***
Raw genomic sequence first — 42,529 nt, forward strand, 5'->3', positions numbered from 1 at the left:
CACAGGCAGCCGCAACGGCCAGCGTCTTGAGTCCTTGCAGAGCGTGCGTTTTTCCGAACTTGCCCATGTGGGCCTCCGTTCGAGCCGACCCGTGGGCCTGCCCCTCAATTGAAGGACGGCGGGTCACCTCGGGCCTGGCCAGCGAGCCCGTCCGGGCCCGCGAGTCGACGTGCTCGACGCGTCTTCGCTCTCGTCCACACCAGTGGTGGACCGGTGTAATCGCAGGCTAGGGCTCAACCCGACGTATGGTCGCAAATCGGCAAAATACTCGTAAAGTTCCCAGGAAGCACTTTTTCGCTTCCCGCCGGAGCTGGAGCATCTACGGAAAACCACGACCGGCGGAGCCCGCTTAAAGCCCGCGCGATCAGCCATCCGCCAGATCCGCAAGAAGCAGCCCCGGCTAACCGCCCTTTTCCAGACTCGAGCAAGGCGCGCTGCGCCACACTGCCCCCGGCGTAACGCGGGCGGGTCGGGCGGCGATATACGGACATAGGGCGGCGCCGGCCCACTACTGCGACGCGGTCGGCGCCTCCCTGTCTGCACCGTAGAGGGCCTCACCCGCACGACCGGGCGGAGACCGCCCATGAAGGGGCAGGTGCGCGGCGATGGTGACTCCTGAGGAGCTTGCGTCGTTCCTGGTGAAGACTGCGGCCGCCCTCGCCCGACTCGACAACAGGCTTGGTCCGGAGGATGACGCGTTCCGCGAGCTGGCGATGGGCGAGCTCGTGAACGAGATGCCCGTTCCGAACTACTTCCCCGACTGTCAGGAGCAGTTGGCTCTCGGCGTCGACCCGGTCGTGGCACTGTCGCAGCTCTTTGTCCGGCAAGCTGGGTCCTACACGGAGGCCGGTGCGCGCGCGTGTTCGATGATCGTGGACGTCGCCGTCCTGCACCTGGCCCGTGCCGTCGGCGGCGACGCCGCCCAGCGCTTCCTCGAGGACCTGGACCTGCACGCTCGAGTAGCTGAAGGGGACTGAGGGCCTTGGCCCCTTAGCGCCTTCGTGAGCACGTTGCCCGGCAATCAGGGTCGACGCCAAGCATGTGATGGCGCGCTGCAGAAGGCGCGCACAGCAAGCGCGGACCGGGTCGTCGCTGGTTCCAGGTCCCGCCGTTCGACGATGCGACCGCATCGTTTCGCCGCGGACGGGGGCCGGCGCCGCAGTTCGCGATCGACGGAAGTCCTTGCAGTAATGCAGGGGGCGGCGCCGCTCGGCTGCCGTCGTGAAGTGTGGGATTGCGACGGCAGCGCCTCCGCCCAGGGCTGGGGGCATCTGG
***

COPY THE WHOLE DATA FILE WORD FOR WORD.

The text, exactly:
Raw genomic sequence first — 42,529 nt, forward strand, 5'->3', positions numbered from 1 at the left:
CACAGGCAGCCGCAACGGCCAGCGTCTTGAGTCCTTGCAGAGCGTGCGTTTTTCCGAACTTGCCCATGTGGGCCTCCGTTCGAGCCGACCCGTGGGCCTGCCCCTCAATTGAAGGACGGCGGGTCACCTCGGGCCTGGCCAGCGAGCCCGTCCGGGCCCGCGAGTCGACGTGCTCGACGCGTCTTCGCTCTCGTCCACACCAGTGGTGGACCGGTGTAATCGCAGGCTAGGGCTCAACCCGACGTATGGTCGCAAATCGGCAAAATACTCGTAAAGTTCCCAGGAAGCACTTTTTCGCTTCCCGCCGGAGCTGGAGCATCTACGGAAAACCACGACCGGCGGAGCCCGCTTAAAGCCCGCGCGATCAGCCATCCGCCAGATCCGCAAGAAGCAGCCCCGGCTAACCGCCCTTTTCCAGACTCGAGCAAGGCGCGCTGCGCCACACTGCCCCCGGCGTAACGCGGGCGGGTCGGGCGGCGATATACGGACATAGGGCGGCGCCGGCCCACTACTGCGACGCGGTCGGCGCCTCCCTGTCTGCACCGTAGAGGGCCTCACCCGCACGACCGGGCGGAGACCGCCCATGAAGGGGCAGGTGCGCGGCGATGGTGACTCCTGAGGAGCTTGCGTCGTTCCTGGTGAAGACTGCGGCCGCCCTCGCCCGACTCGACAACAGGCTTGGTCCGGAGGATGACGCGTTCCGCGAGCTGGCGATGGGCGAGCTCGTGAACGAGATGCCCGTTCCGAACTACTTCCCCGACTGTCAGGAGCAGTTGGCTCTCGGCGTCGACCCGGTCGTGGCACTGTCGCAGCTCTTTGTCCGGCAAGCTGGGTCCTACACGGAGGCCGGTGCGCGCGCGTGTTCGATGATCGTGGACGTCGCCGTCCTGCACCTGGCCCGTGCCGTCGGCGGCGACGCCGCCCAGCGCTTCCTCGAGGACCTGGACCTGCACGCTCGAGTAGCTGAAGGGGACTGAGGGCCTTGGCCCCTTAGCGCCTTCGTGAGCACGTTGCCCGGCAATCAGGGTCGACGCCAAGCATGTGATGGCGCGCTGCAGAAGGCGCGCACAGCAAGCGCGGACCGGGTCGTCGCTGGTTCCAGGTCCCGCCGTTCGACGATGCGACCGCATCGTTTCGCCGCGGACGGGGGCCGGCGCCGCAGTTCGCGATCGACGGAAGTCCTTGCAGTAATGCAGGGGGCGGCGCCGCTCGGCTGCCGTCGTGAAGTGTGGGATTGCGACGGCAGCGCCTCCGCCCAGGGCTGGGGGCATCTGG